Rawlings to Spalding

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Rawlings to Spalding

Postby softball66 » January 15th, 2011, 1:01 pm

Am participating on a thread on the Modern Glove Forum right now regarding Rawlings duplicate gloves made in the 1960s for Spalding and how to match the crossover gloves.
Spalding acquired Rawlings in 1955 but the connection of Rawlings making "like" glove for Spalding goes back earlier to around 1948. And Spalding apparently was buying the Rawlings Trapper model in 1946. The other gloves that year, like the Spalding Marvel "might" have been made by Wilson.
So, the question begging is when did Spalding shut down its own glove manufacturing facility? I know some, if not many, of its gloves were being produced in Canada during World War II. Like other sporting goods and glove makers of that era, Spalding might have had a Military Production Service contract that prevented it from making or selling any of its good for retail trade, and focused its manufacturing for War Time goods for the military.
One can track the Rawlings/Wilson trade in the 1948, 1949 Spaldings where Spalding was buying from these companies their Triple Play (Rawlings PlayMaker design), the Ball Hawk 2 (which Wilson made)
and the Rawlings Trappers. I've not looked at the Catchers Mitts but would assume Spalding was buying its mitts also for its brand sales. I will try to check this out.
Any input would be appreciated. :idea:
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Re: Rawlings to Spalding

Postby mikesglove » September 14th, 2017, 3:38 pm

Joe is right on here and totally nailed the late 1940's time period. What piqued my interest was this Reach "The Hawk" professional model glove recently on ebay. If you remember, Spalding took over the assets of Reach, Wright & Ditson in 1934.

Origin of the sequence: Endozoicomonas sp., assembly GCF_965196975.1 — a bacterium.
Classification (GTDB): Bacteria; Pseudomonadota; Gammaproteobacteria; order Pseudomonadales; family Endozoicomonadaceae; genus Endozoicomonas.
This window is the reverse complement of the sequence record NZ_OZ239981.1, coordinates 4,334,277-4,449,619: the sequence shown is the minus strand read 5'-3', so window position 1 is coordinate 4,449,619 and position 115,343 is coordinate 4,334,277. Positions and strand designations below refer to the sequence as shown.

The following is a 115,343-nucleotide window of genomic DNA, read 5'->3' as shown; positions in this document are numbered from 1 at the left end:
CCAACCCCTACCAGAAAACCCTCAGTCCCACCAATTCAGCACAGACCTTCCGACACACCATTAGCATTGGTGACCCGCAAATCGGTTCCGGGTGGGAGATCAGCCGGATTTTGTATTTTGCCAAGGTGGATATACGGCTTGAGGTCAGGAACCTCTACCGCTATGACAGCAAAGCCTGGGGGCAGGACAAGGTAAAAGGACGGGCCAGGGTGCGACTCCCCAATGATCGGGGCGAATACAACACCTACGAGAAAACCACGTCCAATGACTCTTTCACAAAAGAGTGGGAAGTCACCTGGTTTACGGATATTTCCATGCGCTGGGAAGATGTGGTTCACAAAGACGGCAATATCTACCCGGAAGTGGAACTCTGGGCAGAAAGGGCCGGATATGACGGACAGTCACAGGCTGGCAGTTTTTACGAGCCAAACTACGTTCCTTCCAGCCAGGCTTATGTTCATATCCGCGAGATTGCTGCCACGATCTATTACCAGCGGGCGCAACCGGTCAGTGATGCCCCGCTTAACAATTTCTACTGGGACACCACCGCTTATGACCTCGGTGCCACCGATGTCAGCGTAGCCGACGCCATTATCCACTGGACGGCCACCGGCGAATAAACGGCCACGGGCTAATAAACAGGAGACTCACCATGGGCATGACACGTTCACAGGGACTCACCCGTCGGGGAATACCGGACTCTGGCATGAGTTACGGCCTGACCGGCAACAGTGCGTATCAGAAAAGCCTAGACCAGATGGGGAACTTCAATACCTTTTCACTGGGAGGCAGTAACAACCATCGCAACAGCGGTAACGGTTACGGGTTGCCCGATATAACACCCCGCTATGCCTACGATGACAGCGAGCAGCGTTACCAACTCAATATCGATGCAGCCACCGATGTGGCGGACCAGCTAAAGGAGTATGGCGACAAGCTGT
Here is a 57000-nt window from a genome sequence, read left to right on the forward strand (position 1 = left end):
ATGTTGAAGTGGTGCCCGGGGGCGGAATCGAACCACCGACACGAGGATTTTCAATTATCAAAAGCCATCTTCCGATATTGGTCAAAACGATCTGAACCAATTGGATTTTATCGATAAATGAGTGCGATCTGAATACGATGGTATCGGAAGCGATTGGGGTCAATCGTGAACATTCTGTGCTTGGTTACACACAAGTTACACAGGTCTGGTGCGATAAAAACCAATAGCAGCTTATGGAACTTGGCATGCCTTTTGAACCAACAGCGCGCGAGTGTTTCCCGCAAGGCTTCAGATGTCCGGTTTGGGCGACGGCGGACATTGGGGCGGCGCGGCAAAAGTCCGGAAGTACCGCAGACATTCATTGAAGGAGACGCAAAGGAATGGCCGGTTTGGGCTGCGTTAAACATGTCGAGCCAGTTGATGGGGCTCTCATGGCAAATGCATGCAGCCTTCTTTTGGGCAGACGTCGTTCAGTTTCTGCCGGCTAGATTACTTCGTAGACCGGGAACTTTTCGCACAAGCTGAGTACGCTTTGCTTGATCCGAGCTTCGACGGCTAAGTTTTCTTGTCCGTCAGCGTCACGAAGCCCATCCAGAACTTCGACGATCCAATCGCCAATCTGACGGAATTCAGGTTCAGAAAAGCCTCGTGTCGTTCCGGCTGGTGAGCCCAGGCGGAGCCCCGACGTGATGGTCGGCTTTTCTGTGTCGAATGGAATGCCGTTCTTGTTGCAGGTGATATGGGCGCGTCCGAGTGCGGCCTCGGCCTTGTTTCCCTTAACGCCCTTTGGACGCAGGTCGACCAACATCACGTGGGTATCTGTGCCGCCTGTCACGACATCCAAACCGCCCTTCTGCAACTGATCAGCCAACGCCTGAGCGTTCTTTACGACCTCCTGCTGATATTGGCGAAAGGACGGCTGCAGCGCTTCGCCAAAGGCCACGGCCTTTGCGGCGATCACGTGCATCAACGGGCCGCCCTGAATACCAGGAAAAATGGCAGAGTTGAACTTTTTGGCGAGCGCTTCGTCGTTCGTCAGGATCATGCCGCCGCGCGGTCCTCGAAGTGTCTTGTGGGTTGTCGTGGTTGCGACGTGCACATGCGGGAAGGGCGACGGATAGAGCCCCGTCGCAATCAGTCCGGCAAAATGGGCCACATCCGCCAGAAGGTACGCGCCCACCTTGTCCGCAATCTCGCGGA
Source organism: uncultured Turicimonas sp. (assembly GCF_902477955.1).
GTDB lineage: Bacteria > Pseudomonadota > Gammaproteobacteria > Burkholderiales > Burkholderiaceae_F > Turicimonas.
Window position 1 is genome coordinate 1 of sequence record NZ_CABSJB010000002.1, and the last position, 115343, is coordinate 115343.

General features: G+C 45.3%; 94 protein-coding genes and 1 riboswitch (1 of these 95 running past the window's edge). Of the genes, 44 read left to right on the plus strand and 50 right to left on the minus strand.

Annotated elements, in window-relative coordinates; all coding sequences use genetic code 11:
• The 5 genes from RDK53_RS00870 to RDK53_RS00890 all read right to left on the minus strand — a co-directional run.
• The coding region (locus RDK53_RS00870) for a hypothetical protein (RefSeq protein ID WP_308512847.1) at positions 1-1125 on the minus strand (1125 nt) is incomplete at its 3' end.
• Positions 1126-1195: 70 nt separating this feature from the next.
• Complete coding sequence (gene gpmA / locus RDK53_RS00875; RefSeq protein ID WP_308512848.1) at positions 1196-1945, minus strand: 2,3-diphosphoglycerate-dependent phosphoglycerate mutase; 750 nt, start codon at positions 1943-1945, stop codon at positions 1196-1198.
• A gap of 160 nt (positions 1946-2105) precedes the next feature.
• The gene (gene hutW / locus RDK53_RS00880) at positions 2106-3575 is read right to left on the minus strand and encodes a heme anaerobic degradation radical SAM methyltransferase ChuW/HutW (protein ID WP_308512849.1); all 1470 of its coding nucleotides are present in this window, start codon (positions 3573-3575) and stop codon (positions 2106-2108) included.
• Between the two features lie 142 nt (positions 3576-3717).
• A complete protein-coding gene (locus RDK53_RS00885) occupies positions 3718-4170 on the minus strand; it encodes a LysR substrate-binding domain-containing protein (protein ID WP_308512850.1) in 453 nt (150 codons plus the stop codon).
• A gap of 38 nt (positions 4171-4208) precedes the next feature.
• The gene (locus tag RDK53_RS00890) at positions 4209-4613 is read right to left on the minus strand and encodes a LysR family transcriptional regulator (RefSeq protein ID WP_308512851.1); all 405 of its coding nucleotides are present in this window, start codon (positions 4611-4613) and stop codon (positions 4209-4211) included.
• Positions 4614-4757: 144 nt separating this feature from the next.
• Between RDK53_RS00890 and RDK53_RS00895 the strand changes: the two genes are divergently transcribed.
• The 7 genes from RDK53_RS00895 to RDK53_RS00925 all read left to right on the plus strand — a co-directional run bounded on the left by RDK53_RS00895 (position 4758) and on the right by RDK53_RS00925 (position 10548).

Below is a late 40's Rawlings Bill Doak model with distinctive H-web and front side finger grommets and re-branded as "The Hawk" with the Reach logo on the wrist strap.
re.jpg
res.jpg


Below is the Spalding version. Note it is also dubbed "The Hawk".
SpldHwkF.jpg
SpldHwkB.jpg


So it seems Spalding was contracting with Rawlings prior to the 1955 purchase. Spalding may have also been contracting with WIlson during this time period. Below is an ad for the Wilson two finger "Ball Hawk" patented in 1947.
wil1950.JPG
Last edited by mikesglove on September 15th, 2017, 12:22 am, edited 1 time in total.
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Re: Rawlings to Spalding

Postby mikesglove » September 14th, 2017, 3:43 pm

Below is the same Wilson glove with Spalding and Reach logos.
spalbaz.jpg
reachaaz.jpg
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Re: Rawlings to Spalding

Postby mikesglove » September 15th, 2017, 12:03 am

The Great Depression dropped Spalding sales to 60% of what it once was. After Spalding took over the assets of Reach, Wright & Ditson in 1934, most of the Spalding factories were slowly closed beginning in 1936 and Chicopee became the main plant by 1939. Gloves weren't made there. In fact, gloves and mitts made up a very small percentage of overall Spalding sales. The Chicopee plant was mostly golf, tennis, bats, balls and uniforms. At that point A. G. Spalding & Bros. was restructured as a Delaware corporation called Spalding Sales Corporation for tax purposes. The new Spalding Corp. opened many wholesale distrbution warehouses throughout the U.S. to replace the manufacturing factories. Wilson was one of the first to manufacture gloves for Spalding.
Below is an early 1940's Wilson model 604 triple tunnel model with the newly patented "Seamless thumb".